2013 Subaru BRZ: When Analog Is Better Than Digital
Car enthusiast are much like audiophiles, the debate always rages on which is better, the way things were, tube amps and vinyl or the latest digital processing and 24/96 recordings. Gear heads debate manual transmissions and traction control with your right foot versus the latest DSG’s and active driver aides.
While in the automotive world all the latest technology might enable you to get around a racetrack faster, the question is, are you having as much fun doing it? When the computer is making a majority of the decisions, is the driver as engaged? The Subaru BR-Z will answer that question!
With the new Subaru BRZ it’s back to basics where the DRIVER is the most important thing. Pure driving enjoyment is at the core of this sports car. Rear wheel drive, manual transmission, tires that allow you to truly feel whats going on with the road through the steering wheel, nothing gets in the way of being one with the car and the driving experience.
Powering the BRZ is a 2 liter Boxer four cylinder producing 200 horsepower! That’s 200 naturally aspirated horsepower, no turbos, no superchargers, just pure mechanical power, and 100 horsepower per liter is usually something found only on exotic sports cars, not something that costs $26,000!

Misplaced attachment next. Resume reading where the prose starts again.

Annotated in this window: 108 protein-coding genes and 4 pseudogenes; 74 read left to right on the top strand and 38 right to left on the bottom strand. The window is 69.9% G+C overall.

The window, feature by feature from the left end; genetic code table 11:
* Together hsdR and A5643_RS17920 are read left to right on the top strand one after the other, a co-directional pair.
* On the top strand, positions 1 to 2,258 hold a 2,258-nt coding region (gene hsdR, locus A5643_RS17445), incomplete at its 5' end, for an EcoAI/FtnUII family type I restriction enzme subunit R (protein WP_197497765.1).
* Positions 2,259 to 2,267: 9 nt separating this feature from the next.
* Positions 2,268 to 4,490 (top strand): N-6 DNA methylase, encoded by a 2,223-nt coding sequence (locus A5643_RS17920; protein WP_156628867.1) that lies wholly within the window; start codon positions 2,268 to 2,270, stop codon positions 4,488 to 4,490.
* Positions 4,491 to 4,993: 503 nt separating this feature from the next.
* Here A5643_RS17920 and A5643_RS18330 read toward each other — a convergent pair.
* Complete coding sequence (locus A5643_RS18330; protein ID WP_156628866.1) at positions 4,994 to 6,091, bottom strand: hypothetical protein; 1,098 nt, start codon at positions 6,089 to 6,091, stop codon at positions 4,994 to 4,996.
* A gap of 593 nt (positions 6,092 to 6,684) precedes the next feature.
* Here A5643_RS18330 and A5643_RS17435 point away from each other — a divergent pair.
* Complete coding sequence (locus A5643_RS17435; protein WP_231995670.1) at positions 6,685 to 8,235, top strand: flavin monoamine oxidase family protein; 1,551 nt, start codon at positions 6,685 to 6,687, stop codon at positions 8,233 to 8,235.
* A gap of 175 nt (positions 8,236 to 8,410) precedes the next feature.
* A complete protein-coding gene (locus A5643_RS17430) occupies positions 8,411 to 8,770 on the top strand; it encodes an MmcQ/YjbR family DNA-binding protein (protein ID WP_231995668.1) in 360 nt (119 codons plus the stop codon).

It’s a brand new car from scratch, which is a rare thing these days. The product is a result of the collaboration between Subaru and Toyota. As suspected, both companies have had specific tasks within this joint project. Toyota has been responsible for the design and has lent its direct injection technology to the engine. Subaru has done pretty much everything else. This is good news as we know Subaru can build great cars.
The engine is mounted so low that Subaru believes it has a lower center of gravity than the Ferrari 458. A low engine is not only great for handling, but it also means that the driver can be seated lower. The driver’s seat is definitely the place to be. Once on the road, the moment you pull the steering wheel off-center, you notice how rapidly and accurately the BR-Z responds to driver inputs. The weight distribution is not quite 50/50; Subaru engineers will only admit that less than 60 percent of the car’s mass is over the front axle, and the chassis has been set up for mild understeer. But there’s no mistaking the agility borne of low mass, slung low.
If you consider yourself a driver, and enthusiast, a gearhead, then the Subaru BRZ has been designed for you. It’s not a car that can only be experienced at a race track, though it’s happy to do so, it’s a car that you look forward to driving every day, on any road that you can find.